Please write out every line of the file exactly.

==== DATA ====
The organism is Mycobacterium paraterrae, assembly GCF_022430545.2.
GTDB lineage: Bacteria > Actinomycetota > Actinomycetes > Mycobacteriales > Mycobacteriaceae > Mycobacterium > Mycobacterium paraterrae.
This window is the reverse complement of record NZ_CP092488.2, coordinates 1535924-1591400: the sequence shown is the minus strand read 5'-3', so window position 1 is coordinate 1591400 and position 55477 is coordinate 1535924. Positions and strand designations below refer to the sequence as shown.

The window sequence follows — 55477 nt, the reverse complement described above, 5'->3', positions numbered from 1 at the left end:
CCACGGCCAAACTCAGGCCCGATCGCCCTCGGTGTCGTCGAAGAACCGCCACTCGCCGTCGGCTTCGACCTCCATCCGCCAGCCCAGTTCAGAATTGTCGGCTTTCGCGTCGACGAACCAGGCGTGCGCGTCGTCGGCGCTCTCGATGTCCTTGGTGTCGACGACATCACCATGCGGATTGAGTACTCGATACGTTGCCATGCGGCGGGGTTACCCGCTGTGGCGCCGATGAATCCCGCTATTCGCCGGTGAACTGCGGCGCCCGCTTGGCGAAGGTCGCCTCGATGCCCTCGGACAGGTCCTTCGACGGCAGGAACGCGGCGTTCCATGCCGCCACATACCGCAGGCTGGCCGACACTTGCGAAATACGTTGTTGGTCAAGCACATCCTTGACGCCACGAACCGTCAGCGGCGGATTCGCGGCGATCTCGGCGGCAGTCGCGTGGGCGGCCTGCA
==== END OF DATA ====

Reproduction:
The organism is Mycobacterium paraterrae, assembly GCF_022430545.2.
GTDB lineage: Bacteria > Actinomycetota > Actinomycetes > Mycobacteriales > Mycobacteriaceae > Mycobacterium > Mycobacterium paraterrae.
This window is the reverse complement of record NZ_CP092488.2, coordinates 1535924-1591400: the sequence shown is the minus strand read 5'-3', so window position 1 is coordinate 1591400 and position 55477 is coordinate 1535924. Positions and strand designations below refer to the sequence as shown.

The window sequence follows — 55477 nt, the reverse complement described above, 5'->3', positions numbered from 1 at the left end:
CCACGGCCAAACTCAGGCCCGATCGCCCTCGGTGTCGTCGAAGAACCGCCACTCGCCGTCGGCTTCGACCTCCATCCGCCAGCCCAGTTCAGAATTGTCGGCTTTCGCGTCGACGAACCAGGCGTGCGCGTCGTCGGCGCTCTCGATGTCCTTGGTGTCGACGACATCACCATGCGGATTGAGTACTCGATACGTTGCCATGCGGCGGGGTTACCCGCTGTGGCGCCGATGAATCCCGCTATTCGCCGGTGAACTGCGGCGCCCGCTTGGCGAAGGTCGCCTCGATGCCCTCGGACAGGTCCTTCGACGGCAGGAACGCGGCGTTCCATGCCGCCACATACCGCAGGCTGGCCGACACTTGCGAAATACGTTGTTGGTCAAGCACATCCTTGACGCCACGAACCGTCAGCGGCGGATTCGCGGCGATCTCGGCGGCAGTCGCGTGGGCGGCCTGCA